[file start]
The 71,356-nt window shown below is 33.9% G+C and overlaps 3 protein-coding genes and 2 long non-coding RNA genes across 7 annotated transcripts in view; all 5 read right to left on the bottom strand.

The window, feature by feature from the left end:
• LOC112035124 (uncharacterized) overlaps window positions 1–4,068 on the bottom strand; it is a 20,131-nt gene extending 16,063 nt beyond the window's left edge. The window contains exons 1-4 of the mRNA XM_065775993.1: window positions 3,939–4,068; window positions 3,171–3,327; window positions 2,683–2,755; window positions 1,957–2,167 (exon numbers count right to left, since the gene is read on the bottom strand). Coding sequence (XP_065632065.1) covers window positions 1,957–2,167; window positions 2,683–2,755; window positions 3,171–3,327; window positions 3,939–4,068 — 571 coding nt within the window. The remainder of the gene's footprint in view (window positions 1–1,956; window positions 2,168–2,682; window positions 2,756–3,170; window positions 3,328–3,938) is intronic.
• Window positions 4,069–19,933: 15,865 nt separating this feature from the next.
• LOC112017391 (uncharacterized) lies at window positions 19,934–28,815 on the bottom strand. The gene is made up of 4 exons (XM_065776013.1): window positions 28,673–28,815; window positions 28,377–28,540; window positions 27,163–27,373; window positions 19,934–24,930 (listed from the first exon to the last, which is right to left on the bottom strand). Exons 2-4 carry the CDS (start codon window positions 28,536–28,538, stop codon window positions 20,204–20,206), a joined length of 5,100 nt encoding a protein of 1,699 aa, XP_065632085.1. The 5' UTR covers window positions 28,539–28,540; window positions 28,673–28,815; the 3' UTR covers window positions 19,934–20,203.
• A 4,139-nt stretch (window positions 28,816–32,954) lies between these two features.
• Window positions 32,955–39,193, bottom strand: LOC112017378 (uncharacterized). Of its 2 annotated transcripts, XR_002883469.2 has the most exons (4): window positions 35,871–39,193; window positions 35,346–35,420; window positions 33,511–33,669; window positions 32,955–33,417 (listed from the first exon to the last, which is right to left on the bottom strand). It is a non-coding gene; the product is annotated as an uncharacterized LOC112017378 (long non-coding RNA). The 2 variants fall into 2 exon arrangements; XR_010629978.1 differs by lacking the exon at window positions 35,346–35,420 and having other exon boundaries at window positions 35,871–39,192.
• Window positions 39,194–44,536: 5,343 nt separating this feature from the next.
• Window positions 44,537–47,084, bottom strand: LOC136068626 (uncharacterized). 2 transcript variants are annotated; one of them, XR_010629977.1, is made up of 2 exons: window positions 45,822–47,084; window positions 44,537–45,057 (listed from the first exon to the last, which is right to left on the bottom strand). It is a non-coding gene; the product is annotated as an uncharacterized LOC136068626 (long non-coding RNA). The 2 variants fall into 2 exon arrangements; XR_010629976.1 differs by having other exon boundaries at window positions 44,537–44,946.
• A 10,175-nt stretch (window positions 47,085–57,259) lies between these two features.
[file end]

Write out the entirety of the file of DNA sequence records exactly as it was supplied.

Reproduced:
The 71,356-nt window shown below is 33.9% G+C and overlaps 3 protein-coding genes and 2 long non-coding RNA genes across 7 annotated transcripts in view; all 5 read right to left on the bottom strand.

The window, feature by feature from the left end:
• LOC112035124 (uncharacterized) overlaps window positions 1–4,068 on the bottom strand; it is a 20,131-nt gene extending 16,063 nt beyond the window's left edge. The window contains exons 1-4 of the mRNA XM_065775993.1: window positions 3,939–4,068; window positions 3,171–3,327; window positions 2,683–2,755; window positions 1,957–2,167 (exon numbers count right to left, since the gene is read on the bottom strand). Coding sequence (XP_065632065.1) covers window positions 1,957–2,167; window positions 2,683–2,755; window positions 3,171–3,327; window positions 3,939–4,068 — 571 coding nt within the window. The remainder of the gene's footprint in view (window positions 1–1,956; window positions 2,168–2,682; window positions 2,756–3,170; window positions 3,328–3,938) is intronic.
• Window positions 4,069–19,933: 15,865 nt separating this feature from the next.
• LOC112017391 (uncharacterized) lies at window positions 19,934–28,815 on the bottom strand. The gene is made up of 4 exons (XM_065776013.1): window positions 28,673–28,815; window positions 28,377–28,540; window positions 27,163–27,373; window positions 19,934–24,930 (listed from the first exon to the last, which is right to left on the bottom strand). Exons 2-4 carry the CDS (start codon window positions 28,536–28,538, stop codon window positions 20,204–20,206), a joined length of 5,100 nt encoding a protein of 1,699 aa, XP_065632085.1. The 5' UTR covers window positions 28,539–28,540; window positions 28,673–28,815; the 3' UTR covers window positions 19,934–20,203.
• A 4,139-nt stretch (window positions 28,816–32,954) lies between these two features.
• Window positions 32,955–39,193, bottom strand: LOC112017378 (uncharacterized). Of its 2 annotated transcripts, XR_002883469.2 has the most exons (4): window positions 35,871–39,193; window positions 35,346–35,420; window positions 33,511–33,669; window positions 32,955–33,417 (listed from the first exon to the last, which is right to left on the bottom strand). It is a non-coding gene; the product is annotated as an uncharacterized LOC112017378 (long non-coding RNA). The 2 variants fall into 2 exon arrangements; XR_010629978.1 differs by lacking the exon at window positions 35,346–35,420 and having other exon boundaries at window positions 35,871–39,192.
• Window positions 39,194–44,536: 5,343 nt separating this feature from the next.
• Window positions 44,537–47,084, bottom strand: LOC136068626 (uncharacterized). 2 transcript variants are annotated; one of them, XR_010629977.1, is made up of 2 exons: window positions 45,822–47,084; window positions 44,537–45,057 (listed from the first exon to the last, which is right to left on the bottom strand). It is a non-coding gene; the product is annotated as an uncharacterized LOC136068626 (long non-coding RNA). The 2 variants fall into 2 exon arrangements; XR_010629976.1 differs by having other exon boundaries at window positions 44,537–44,946.
• A 10,175-nt stretch (window positions 47,085–57,259) lies between these two features.